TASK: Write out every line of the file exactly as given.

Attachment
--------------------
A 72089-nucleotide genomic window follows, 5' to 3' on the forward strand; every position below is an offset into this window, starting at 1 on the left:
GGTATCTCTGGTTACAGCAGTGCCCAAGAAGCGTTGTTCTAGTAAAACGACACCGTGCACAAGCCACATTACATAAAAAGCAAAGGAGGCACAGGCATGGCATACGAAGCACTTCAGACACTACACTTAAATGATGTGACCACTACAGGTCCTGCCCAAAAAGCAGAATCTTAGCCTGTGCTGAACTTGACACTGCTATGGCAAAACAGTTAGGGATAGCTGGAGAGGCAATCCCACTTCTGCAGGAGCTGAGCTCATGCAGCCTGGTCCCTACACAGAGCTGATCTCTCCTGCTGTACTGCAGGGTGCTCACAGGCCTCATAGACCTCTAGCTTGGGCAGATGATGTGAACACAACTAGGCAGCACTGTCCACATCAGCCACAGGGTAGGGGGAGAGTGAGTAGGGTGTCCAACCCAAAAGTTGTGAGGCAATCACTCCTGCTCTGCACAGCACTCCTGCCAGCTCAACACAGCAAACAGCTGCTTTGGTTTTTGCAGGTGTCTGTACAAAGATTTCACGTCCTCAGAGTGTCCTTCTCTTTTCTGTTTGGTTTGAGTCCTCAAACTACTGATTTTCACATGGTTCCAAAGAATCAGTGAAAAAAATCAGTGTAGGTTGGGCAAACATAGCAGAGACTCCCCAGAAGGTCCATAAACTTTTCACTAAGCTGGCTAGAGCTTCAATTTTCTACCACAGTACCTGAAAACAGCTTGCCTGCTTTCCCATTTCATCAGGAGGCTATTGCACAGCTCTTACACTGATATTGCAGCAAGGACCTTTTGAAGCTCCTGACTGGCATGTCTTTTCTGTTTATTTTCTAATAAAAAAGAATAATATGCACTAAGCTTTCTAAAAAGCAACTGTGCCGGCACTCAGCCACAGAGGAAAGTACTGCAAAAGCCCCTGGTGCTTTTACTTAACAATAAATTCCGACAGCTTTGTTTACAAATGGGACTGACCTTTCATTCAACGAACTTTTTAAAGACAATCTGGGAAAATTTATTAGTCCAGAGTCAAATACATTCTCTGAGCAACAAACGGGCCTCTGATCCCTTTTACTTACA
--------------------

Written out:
A 72089-nucleotide genomic window follows, 5' to 3' on the forward strand; every position below is an offset into this window, starting at 1 on the left:
GGTATCTCTGGTTACAGCAGTGCCCAAGAAGCGTTGTTCTAGTAAAACGACACCGTGCACAAGCCACATTACATAAAAAGCAAAGGAGGCACAGGCATGGCATACGAAGCACTTCAGACACTACACTTAAATGATGTGACCACTACAGGTCCTGCCCAAAAAGCAGAATCTTAGCCTGTGCTGAACTTGACACTGCTATGGCAAAACAGTTAGGGATAGCTGGAGAGGCAATCCCACTTCTGCAGGAGCTGAGCTCATGCAGCCTGGTCCCTACACAGAGCTGATCTCTCCTGCTGTACTGCAGGGTGCTCACAGGCCTCATAGACCTCTAGCTTGGGCAGATGATGTGAACACAACTAGGCAGCACTGTCCACATCAGCCACAGGGTAGGGGGAGAGTGAGTAGGGTGTCCAACCCAAAAGTTGTGAGGCAATCACTCCTGCTCTGCACAGCACTCCTGCCAGCTCAACACAGCAAACAGCTGCTTTGGTTTTTGCAGGTGTCTGTACAAAGATTTCACGTCCTCAGAGTGTCCTTCTCTTTTCTGTTTGGTTTGAGTCCTCAAACTACTGATTTTCACATGGTTCCAAAGAATCAGTGAAAAAAATCAGTGTAGGTTGGGCAAACATAGCAGAGACTCCCCAGAAGGTCCATAAACTTTTCACTAAGCTGGCTAGAGCTTCAATTTTCTACCACAGTACCTGAAAACAGCTTGCCTGCTTTCCCATTTCATCAGGAGGCTATTGCACAGCTCTTACACTGATATTGCAGCAAGGACCTTTTGAAGCTCCTGACTGGCATGTCTTTTCTGTTTATTTTCTAATAAAAAAGAATAATATGCACTAAGCTTTCTAAAAAGCAACTGTGCCGGCACTCAGCCACAGAGGAAAGTACTGCAAAAGCCCCTGGTGCTTTTACTTAACAATAAATTCCGACAGCTTTGTTTACAAATGGGACTGACCTTTCATTCAACGAACTTTTTAAAGACAATCTGGGAAAATTTATTAGTCCAGAGTCAAATACATTCTCTGAGCAACAAACGGGCCTCTGATCCCTTTTACTTACA